Friday 10 April 2015
Work to reconfigure the port operations area at St Peter Port Harbour will not result in any loss of parking.
The change involves a section of North Beach car park that has been used as a temporary trailer park since 2012 when work began on a major refurbishment of freight handling facilities at St Peter Port. It was required then because some of the normal storage areas within the harbour were unavailable while repairs were being carried out to the berths.
This meant the removal of around 200 spaces at North Beach, but this parking was relocated to other areas, including the nearby East Arm of the QEII Marina.
Although that project is near completion, Guernsey Harbours now has planning permission to retain this section of North Beach for up to three years. This is due to space constraints at St Peter Port and the additional requirements for Condor's new ferry. It will enable the creation of a larger car marshalling area and freight compound, and improve traffic flows.
The Ports Master Plan, a comprehensive study of harbour requirements for the next 25 years and identifying priorities for development, which was published in 2013, identified:-
- "The landside area at St Peter Port - comprising the freight storage and handling areas, car marshalling yard, and North Beach Car Park - suffers from limited available space, leading to severe congestion and conflicts between public and commercial operators. Besides restricting operational functionality and efficiency, these conflicts lead to safety and security hazards."
Harbourmaster Captain Chad Murray said the new layout will greatly improve the area from an operational, safety and security perspective, without impacting on parking.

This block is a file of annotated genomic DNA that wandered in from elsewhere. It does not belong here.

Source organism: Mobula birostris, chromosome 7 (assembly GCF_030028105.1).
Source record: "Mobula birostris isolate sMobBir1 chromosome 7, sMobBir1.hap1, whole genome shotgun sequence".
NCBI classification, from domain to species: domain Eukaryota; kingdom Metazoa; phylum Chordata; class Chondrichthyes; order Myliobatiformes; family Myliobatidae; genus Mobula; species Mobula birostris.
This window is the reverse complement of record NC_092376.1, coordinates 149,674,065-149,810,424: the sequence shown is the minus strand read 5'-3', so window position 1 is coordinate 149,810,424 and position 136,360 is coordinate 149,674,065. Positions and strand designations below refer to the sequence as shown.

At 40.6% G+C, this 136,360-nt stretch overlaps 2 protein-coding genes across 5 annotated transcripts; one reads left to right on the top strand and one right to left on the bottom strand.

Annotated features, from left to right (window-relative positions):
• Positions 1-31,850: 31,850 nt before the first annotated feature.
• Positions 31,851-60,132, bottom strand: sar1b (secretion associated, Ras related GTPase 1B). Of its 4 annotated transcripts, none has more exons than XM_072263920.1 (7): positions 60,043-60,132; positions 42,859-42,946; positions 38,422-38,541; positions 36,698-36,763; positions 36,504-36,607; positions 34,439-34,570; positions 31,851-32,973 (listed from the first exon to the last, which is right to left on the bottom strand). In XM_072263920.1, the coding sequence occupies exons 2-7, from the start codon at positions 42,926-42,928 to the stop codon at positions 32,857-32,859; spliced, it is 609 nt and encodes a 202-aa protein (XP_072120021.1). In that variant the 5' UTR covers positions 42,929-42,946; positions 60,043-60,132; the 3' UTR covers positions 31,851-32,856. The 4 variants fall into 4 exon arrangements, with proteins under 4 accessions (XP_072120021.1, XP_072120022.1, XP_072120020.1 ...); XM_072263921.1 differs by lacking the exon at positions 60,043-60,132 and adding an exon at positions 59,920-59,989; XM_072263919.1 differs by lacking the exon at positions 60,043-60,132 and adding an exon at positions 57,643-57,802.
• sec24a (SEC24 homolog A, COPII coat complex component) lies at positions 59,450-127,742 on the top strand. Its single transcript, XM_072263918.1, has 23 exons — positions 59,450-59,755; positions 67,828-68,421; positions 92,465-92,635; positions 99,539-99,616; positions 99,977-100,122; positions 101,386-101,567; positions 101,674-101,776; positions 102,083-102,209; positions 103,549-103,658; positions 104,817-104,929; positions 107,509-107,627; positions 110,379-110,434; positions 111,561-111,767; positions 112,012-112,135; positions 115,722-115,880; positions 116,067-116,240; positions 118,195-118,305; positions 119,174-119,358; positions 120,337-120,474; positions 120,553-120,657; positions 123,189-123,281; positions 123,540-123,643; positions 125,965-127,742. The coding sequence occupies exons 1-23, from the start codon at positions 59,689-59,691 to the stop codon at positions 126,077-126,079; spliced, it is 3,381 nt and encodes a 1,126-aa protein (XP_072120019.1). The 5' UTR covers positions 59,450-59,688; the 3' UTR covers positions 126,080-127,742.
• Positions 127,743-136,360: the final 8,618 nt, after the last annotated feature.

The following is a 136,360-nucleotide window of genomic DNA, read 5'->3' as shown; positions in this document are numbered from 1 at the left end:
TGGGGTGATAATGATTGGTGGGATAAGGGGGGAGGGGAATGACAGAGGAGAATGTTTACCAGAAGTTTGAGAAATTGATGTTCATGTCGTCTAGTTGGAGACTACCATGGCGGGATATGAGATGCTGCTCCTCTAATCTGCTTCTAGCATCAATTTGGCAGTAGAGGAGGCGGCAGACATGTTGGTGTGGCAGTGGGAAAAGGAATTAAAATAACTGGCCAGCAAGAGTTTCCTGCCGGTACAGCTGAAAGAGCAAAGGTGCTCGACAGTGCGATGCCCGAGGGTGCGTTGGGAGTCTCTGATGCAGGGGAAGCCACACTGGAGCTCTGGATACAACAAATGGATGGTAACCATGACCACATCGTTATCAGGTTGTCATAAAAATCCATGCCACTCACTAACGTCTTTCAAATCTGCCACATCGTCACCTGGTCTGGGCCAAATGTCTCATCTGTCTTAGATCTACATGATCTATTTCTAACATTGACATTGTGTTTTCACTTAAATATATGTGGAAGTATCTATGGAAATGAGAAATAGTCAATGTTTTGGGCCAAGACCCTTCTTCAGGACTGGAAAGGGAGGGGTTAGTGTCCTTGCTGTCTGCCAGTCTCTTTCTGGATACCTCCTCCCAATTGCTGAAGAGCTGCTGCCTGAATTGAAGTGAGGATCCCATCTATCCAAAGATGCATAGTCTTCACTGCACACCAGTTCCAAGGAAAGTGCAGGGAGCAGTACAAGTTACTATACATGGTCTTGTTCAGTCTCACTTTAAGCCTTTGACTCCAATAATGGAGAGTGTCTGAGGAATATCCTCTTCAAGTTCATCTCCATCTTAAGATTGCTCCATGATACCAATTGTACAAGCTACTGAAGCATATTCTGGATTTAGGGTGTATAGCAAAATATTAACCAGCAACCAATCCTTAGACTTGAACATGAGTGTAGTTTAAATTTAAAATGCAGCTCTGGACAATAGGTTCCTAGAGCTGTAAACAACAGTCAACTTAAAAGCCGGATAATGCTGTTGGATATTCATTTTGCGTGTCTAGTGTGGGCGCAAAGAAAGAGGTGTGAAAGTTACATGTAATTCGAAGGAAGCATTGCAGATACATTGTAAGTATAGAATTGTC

Around 99% of goods coming to or leaving Guernsey pass through the harbours. St Peter Port handles more than 200,000 tonnes of freight a year, including all food imports, and more than 350,000 ferry passengers travelling to and from Jersey, the UK, or France.
'These are lifeline services, which everyone in Guernsey relies upon. We could not function without the goods that come through St Peter Port, and the car ferry links that provide vital connections for tourism, leisure and business travel. However we have long-standing issues in maintaining these essential port operations, with all the modern security and safety requirements, within the confined area we have.' said Captain Murray.
The East Arm will now be retained as public parking, with some additional spaces provided along the southern side of the QE2 Marina. This will mean there is no loss of parking.
Captain Murray said that no complaints had been received from commuters after the initial change-over in 2012.
'For the last 2½ years the East Arm has been a convenient alternative while this section of North Beach was unavailable. By retaining this arrangement, we address some of our space requirements, and also improve port operation and traffic movement in and around the harbour.'
A wall at the eastern end of the North Beach, built in the 1980s when the area was reclaimed, has been demolished. The original harbour wall, which dates back to the 1800s and now separates the car park from the White Rock area, is unaffected apart for some finishing work around a section that was removed in 2012 to create a new exit.
The stone from there is being stored in case it needs to be reinstated in the future.
Condor's new Liberation vessel has capacity for 250 cars, but the previous marshalling yard had just 90 spaces. The new layout will increase this to 160, and add a third check-in lane to avoid congestion in and around the harbour when sailings are scheduled.
The roll-on roll-off (RoRo) freight compound will move to the far end of North Beach, and accommodate up to 55 inbound or outbound trailers - an increase of approximately 10. Condor's conventional vessels typically have capacity to carry 65.